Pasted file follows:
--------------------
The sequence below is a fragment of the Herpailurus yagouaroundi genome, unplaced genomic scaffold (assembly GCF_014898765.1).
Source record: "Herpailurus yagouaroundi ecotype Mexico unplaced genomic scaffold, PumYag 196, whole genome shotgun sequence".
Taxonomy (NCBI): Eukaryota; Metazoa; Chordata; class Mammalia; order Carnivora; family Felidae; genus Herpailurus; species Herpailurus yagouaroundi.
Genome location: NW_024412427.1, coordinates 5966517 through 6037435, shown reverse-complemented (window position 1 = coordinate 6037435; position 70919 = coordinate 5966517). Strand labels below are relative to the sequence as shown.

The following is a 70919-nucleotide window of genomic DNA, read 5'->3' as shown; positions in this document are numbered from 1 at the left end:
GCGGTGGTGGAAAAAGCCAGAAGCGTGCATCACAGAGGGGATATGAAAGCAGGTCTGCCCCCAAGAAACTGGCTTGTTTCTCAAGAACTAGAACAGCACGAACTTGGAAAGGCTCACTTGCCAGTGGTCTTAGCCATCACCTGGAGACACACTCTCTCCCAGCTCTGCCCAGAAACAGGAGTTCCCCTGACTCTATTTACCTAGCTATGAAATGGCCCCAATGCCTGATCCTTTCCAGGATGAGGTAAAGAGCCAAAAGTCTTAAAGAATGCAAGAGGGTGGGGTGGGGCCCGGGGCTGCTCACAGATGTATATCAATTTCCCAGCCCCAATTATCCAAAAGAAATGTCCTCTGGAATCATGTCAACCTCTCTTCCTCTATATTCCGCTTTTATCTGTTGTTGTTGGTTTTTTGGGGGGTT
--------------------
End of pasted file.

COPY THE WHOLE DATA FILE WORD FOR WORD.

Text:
The sequence below is a fragment of the Herpailurus yagouaroundi genome, unplaced genomic scaffold (assembly GCF_014898765.1).
Source record: "Herpailurus yagouaroundi ecotype Mexico unplaced genomic scaffold, PumYag 196, whole genome shotgun sequence".
Taxonomy (NCBI): Eukaryota; Metazoa; Chordata; class Mammalia; order Carnivora; family Felidae; genus Herpailurus; species Herpailurus yagouaroundi.
Genome location: NW_024412427.1, coordinates 5966517 through 6037435, shown reverse-complemented (window position 1 = coordinate 6037435; position 70919 = coordinate 5966517). Strand labels below are relative to the sequence as shown.

The following is a 70919-nucleotide window of genomic DNA, read 5'->3' as shown; positions in this document are numbered from 1 at the left end:
GCGGTGGTGGAAAAAGCCAGAAGCGTGCATCACAGAGGGGATATGAAAGCAGGTCTGCCCCCAAGAAACTGGCTTGTTTCTCAAGAACTAGAACAGCACGAACTTGGAAAGGCTCACTTGCCAGTGGTCTTAGCCATCACCTGGAGACACACTCTCTCCCAGCTCTGCCCAGAAACAGGAGTTCCCCTGACTCTATTTACCTAGCTATGAAATGGCCCCAATGCCTGATCCTTTCCAGGATGAGGTAAAGAGCCAAAAGTCTTAAAGAATGCAAGAGGGTGGGGTGGGGCCCGGGGCTGCTCACAGATGTATATCAATTTCCCAGCCCCAATTATCCAAAAGAAATGTCCTCTGGAATCATGTCAACCTCTCTTCCTCTATATTCCGCTTTTATCTGTTGTTGTTGGTTTTTTGGGGGGTT